When the UK’s lockdown began in late March, there was palpable concern for the community of SMEs that provide technology solutions to the public sector. Although the number of small and medium-sized businesses supplying to government has grown significantly in recent years, buoyed by newer routes to market such as the Digital Marketplace, it is still a relatively fledgling market.
These companies have endured tough trading conditions in the past couple of years due to the austerity agenda, the uncertainties of Brexit, and the resurgence of traditional systems integrators as digital transformation players. Then, just as the horizon was beginning to look brighter at the start of 2020, the coronavirus crisis caused the brakes to be applied again on discretionary tech spending, delivering a potentially fatal blow to some of these lean suppliers.
However, in researching a new report on the effect of COVID-19 on the govtech supply chain, I have found there is still much optimism for the future amongst SMEs. In particular, some of those technology providers that have already gained a toe-hold in the sector, have actually seen a mini-boom in business.
Public procurement professionals tend to be fairly risk-averse, so where an incumbent supplier is delivering to spec, they are now being rewarded. Cabinet Office advice, issued through public procurement notices (PPNs), is allowing existing contracts to be extended, or new ones let via accelerated processes in these extraordinary times. The Treasury is also playing its part in recognising the value that SMEs bring to new public service initiatives, especially in the digital space. Several measures have therefore been introduced, in conjunction with the Department for Business, Energy and Industrial Strategy (BEIS) and the British Business Bank, to ensure that these enterprises do not run out of cash, through providing access to grants and loans for continued funding.
While many govtech-focused SMEs are lean, they can burn through cash quickly without solid revenue streams, so state help has been very much welcomed. Another factor that may favour the smaller company over the larger tech giants is that their contracts are often delivered through contracted staff, meaning overheads can be cut quickly if needed.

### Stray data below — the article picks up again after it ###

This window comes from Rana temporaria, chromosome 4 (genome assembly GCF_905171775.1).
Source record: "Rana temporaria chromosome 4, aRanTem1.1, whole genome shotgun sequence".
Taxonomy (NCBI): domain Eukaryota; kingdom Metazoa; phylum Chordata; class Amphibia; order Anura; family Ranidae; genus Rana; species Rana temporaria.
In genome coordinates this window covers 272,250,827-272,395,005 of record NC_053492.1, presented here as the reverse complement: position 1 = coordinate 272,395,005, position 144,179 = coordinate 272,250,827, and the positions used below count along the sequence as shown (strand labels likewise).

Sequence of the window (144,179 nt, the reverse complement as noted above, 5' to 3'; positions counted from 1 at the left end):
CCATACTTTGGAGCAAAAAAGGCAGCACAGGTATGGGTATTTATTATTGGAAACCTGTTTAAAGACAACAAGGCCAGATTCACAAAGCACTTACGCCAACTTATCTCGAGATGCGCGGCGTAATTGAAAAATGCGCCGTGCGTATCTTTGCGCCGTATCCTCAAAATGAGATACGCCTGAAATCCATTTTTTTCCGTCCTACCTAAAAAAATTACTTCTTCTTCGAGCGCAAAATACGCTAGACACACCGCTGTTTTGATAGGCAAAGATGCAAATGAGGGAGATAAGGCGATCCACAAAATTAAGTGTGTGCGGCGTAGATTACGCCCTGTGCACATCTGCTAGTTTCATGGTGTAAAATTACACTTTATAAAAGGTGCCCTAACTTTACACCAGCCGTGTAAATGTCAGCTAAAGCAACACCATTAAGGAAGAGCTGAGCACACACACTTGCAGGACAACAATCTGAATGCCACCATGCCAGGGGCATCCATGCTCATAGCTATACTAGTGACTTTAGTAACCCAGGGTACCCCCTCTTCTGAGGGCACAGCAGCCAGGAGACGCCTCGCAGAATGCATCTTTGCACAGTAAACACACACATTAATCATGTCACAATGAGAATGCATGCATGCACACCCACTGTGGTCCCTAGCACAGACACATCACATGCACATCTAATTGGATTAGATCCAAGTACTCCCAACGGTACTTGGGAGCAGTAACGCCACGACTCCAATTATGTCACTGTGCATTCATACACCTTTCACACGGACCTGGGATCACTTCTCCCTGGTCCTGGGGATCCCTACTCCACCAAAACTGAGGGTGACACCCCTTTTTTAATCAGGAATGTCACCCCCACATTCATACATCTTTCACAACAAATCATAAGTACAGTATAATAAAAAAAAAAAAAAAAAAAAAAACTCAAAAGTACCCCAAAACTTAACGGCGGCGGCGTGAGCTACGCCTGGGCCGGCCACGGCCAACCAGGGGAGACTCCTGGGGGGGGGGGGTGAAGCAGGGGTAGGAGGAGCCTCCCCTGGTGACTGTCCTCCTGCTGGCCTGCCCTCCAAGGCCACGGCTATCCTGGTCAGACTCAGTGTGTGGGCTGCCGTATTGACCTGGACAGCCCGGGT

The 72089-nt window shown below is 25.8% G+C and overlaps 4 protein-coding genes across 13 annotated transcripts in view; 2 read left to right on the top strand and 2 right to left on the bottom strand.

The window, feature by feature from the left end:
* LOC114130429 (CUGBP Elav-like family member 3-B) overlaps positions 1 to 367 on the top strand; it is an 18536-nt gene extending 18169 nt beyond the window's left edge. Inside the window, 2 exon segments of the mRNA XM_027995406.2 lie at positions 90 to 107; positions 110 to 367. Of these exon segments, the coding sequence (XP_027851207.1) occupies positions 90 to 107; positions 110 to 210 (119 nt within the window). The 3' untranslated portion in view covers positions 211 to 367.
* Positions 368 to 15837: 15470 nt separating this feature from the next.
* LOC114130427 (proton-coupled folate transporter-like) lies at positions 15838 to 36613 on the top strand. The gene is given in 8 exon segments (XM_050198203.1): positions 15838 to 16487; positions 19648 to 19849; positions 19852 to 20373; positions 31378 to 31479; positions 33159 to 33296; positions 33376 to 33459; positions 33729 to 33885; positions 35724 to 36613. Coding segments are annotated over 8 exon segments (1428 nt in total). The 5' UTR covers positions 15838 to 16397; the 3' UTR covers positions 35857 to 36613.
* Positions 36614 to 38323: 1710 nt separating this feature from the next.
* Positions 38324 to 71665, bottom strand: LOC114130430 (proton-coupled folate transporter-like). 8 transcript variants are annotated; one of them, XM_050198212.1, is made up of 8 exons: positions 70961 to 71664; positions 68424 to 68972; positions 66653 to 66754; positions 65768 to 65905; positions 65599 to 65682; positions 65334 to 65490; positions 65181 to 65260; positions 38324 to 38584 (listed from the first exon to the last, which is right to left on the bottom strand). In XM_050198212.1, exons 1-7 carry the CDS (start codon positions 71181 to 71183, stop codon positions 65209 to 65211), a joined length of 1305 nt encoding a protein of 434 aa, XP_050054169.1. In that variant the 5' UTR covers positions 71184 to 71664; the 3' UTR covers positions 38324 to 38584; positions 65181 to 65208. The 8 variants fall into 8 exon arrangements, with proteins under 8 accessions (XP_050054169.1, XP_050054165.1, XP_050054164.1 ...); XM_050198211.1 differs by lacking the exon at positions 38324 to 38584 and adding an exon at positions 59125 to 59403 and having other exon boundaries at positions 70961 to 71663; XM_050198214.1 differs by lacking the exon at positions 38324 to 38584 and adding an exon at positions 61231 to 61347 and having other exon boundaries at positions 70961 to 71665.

Undoubtedly though, with the abrupt halt, or at best delay, to many projects resultant from the lockdown, there will be casualties and that, of course, is regrettable. SME suppliers with all their eggs in the public sector basket appear likely to be most vulnerable. The Chancellor, Rishi Sunak, has stated that any bounce-back in the economy could be a long slow process. The general feeling in the industry, is that the effects will be felt longer in the public sector than the private sector. The cost of providing Treasury-backed financial support to individuals, businesses and government agencies, which amounted to almost £125bn by early last month according to the National Audit Office (NAO) will have to be repaid.
Popular wisdom suggests that this year’s Comprehensive Spending Review (CSR), itself delayed by the pandemic, will see swingeing cuts once more in central government operational budgets, particularly those not providing frontline services to citizens. This administration has, to date, shown less appetite for Business-as-Usual (BAU) digital transformation, the lifeblood of many govtech SMEs, than its recent predecessors, so the mid-to long-term future looks a little bleaker.
It is therefore highly likely that digital reform programmes that were in the pipeline may have to be postponed or even curtailed. Strategic thinkers among SMEs are already planning for that scenario though. Those that have built up some equity, not expanded permanent staff beyond their means, and have also invested in winning private sector business, can look to the likes of financial services clients rather than government ones; they can pivot their focus on where tech spending returns first.
Those that have been in this industry for many years know that selling to the public sector has never been easy. What is today’s success (never overnight, but earned over many months of lobbying, persuading and trialling) can be tomorrow’s failure, so new-age suppliers must be skilled not only in innovation but also cautious business planning. From the evidence I witnessed through a number of interviews, I believe we are blessed in the UK govtech community with companies led by such people. I’m therefore confident that, with the right nurturing, the worthy SMEs can ride this storm and provide a platform for an innovative UK technology sector to rise again.
The full report, “How will the COVID-19 crisis affect GovTech SMEs” is available for GlobalData Public Sector subscribers to download here.
Rob Anderson is principal analyst in GlobalData’s public sector division